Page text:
Since employees in a manufacturing plant are safety conscious, consider an emergency road safety kit to not only keep them safe at work, but safe on the commute as well. Imprint their accomplishment on the bag, such as “Two Years Accident Free.”

If that’s still running a little expensive for the budget, do what Stransky’s construction companies do – embroider the accomplishment on a baseball cap. Just make sure not to allow the award to become too flashy or the cap will wind up in employees’ closets rather than on their head. “You want to give them something that they’re going to use and appreciate,” Stransky says.

Q I work for a pharmaceutical firm and looking to launch a new incentive program for more sales reps. Previously, we gave gift cards to those who reached their sales goals, but reps are bored with those. What else can I offer that will have a high perceived value? Budget is about $500 per rep.

A “Give them something that is popular with a little twist,” says Berta. “One solution: an iPod placed in a nice leather case with the company logo on it.”

Leather items have a high perceived value. Stransky suggests a computer accessories kit, a travel set or a “beautiful wine and picnic set.” (Make sure to brand the bottle!) Given that most picnic sets won’t run $500, consider upgrading to caviar and a bottle of champagne.

Another thing that will supercharge reps is a themed gift. For instance, if you’ve got a team of sports junkies, consider putting together a sports enthusiasts package. Fill it with tickets to a local game and all of the items necessary for enjoying the day, such as logoed stadium blankets, imprinted seat cushions, team apparel and tailgating gear. Another twist on the tailgating theme is a logoed grill accompanied by steaks and all of the fixings for a great barbecue.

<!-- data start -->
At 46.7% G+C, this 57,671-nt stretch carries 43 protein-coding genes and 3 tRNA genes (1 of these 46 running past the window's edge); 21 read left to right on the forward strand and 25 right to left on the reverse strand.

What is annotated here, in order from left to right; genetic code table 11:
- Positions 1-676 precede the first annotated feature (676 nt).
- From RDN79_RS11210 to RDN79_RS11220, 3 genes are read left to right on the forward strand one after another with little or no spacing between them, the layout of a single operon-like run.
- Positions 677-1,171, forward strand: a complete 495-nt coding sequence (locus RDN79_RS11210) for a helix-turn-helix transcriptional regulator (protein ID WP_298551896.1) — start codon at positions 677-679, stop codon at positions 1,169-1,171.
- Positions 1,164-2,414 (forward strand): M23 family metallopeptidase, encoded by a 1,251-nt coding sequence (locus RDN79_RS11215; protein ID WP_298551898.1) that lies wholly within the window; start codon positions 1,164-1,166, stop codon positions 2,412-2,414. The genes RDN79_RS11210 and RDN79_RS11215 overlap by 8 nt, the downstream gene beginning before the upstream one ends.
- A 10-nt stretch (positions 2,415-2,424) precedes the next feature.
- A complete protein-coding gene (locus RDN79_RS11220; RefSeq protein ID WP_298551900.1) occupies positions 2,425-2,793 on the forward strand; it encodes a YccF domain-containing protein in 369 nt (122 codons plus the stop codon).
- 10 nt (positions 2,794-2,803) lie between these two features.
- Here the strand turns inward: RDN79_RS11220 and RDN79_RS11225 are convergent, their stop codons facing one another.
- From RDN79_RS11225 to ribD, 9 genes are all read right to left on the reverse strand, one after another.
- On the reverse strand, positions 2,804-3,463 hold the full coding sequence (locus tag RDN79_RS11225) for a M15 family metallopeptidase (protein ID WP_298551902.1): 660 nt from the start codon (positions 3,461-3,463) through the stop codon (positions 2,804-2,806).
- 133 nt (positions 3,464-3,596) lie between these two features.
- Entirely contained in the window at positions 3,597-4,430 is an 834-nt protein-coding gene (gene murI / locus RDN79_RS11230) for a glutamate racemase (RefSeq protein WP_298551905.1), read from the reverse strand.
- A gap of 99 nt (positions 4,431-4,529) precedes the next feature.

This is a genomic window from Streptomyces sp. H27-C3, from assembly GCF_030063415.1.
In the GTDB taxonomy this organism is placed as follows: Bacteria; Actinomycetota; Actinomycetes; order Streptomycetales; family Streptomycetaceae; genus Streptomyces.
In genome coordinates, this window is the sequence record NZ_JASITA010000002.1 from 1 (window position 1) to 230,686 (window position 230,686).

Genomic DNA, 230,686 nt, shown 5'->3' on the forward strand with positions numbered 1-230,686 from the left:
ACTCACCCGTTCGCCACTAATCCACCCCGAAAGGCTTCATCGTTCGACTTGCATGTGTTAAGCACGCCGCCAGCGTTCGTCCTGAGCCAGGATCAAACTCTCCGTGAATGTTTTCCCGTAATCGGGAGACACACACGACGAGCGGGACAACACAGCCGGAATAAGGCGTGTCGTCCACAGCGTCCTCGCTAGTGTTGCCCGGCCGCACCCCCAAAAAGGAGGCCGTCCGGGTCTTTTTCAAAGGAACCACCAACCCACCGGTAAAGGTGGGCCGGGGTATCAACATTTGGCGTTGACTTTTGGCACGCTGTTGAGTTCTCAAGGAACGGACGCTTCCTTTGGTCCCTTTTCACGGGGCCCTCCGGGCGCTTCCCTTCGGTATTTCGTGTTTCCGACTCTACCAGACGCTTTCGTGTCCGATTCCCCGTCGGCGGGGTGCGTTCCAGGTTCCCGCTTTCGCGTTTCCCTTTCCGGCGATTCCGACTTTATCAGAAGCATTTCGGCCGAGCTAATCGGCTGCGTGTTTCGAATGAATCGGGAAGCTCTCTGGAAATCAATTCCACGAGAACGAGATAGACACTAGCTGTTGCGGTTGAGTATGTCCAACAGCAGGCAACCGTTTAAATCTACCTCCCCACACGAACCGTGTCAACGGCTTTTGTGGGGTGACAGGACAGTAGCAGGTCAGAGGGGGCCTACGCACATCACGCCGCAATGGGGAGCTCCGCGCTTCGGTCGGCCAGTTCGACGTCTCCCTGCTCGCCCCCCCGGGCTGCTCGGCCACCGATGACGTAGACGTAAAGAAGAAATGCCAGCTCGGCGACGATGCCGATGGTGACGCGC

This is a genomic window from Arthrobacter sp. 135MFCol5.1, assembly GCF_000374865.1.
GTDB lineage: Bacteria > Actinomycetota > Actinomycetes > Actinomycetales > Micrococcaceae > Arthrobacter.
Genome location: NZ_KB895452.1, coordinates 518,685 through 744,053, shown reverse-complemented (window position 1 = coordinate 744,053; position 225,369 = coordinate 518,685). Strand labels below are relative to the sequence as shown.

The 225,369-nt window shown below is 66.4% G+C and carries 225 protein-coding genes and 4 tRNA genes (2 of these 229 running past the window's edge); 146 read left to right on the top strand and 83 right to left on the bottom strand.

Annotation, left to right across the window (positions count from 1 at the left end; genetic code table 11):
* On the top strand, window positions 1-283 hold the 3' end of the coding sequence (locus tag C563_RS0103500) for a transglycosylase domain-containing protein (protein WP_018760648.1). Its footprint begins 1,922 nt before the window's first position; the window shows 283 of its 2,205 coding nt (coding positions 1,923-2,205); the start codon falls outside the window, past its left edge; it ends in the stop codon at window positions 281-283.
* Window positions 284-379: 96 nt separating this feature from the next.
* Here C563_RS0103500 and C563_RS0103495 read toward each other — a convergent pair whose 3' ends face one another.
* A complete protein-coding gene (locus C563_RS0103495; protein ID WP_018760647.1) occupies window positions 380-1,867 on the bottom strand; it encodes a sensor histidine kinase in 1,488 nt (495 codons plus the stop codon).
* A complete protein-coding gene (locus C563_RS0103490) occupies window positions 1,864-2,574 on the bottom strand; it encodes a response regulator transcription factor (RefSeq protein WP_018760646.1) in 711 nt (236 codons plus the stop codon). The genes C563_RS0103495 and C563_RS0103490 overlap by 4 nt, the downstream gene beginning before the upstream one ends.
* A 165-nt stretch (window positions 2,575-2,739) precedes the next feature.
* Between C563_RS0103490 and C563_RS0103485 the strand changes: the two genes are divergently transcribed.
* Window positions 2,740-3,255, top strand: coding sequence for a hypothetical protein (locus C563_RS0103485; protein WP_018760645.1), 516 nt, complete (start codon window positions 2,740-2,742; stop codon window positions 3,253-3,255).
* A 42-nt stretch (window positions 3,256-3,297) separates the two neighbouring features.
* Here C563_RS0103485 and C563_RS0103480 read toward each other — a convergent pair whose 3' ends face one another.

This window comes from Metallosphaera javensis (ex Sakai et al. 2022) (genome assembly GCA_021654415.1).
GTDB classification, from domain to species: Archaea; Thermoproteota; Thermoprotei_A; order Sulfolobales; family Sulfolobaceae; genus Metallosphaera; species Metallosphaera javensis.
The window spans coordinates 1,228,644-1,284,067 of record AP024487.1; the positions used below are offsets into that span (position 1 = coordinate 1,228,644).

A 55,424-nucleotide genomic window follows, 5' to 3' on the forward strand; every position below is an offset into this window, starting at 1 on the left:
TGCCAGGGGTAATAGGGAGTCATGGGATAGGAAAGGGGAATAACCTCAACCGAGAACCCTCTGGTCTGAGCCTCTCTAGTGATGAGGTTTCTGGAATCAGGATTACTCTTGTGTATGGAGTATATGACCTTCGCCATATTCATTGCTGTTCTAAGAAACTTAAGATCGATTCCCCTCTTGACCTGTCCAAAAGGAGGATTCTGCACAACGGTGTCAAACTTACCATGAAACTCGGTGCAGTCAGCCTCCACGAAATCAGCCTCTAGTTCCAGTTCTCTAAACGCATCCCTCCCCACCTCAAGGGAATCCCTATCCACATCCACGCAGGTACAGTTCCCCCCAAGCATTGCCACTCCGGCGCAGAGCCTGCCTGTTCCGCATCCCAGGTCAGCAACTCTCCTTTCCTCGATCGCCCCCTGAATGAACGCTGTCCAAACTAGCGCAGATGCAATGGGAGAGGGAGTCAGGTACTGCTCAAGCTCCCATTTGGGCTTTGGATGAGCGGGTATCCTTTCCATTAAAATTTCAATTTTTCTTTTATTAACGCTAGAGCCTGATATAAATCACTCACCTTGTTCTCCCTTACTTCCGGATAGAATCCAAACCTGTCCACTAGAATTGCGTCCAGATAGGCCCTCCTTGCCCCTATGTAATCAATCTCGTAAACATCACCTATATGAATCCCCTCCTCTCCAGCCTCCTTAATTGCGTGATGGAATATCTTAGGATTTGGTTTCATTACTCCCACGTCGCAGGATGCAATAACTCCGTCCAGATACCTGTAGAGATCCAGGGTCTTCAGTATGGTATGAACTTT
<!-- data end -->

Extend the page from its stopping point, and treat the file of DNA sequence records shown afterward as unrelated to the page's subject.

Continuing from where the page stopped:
If your team has reps who like to pamper themselves, offer up a basket with luxurious spa items, along with a monogrammed bathrobe, slippers, white noise machine and PJs.

Q I’m looking for some spontaneous rewards that I can give out to employees who make suggestions that result in cost-savings for the company. I’d like to offer things in a few different price points – maybe $10, $50 and $100. What items would you suggest?

A “A great $10 item would be something the company is already using like a logoed shirt, cap or travel mug. But it must be packaged beautifully. You don’t just walk up, throw a cup on the desk and say, ‘Here. Congratulations,’” says Hall.

For $50 try a music download card or a ring tone gift certificate she says. If employees don’t have an iPod or MP3 player, they’re bound to have a cell phone.

Stransky also suggested a $50 gift card. “I would gear it towards what you think that particular employee likes,” she says. “If you personalize it, employees understand that you really care about them.” If the employee you’re rewarding is carrying a Starbucks coffee cup to work every morning, give them a Starbucks card. They will be more appreciative. One tip: Try to find a card that can be customized with your company’s logo, or at least packaged with a personalized thank-you message.

The $100 gift “has to be something that is memorable and useful that speaks to who the company is,” says Hall, “not something people are going to just throw in the trash and be done with.”

A gift certificate to a nice restaurant in the area would be a great incentive, says Berta. Or, for the movie buffs, create a basket with a variety of DVDs and gourmet microwave popcorn.

Reprinted with permission of Successful Promotions, copyright 2007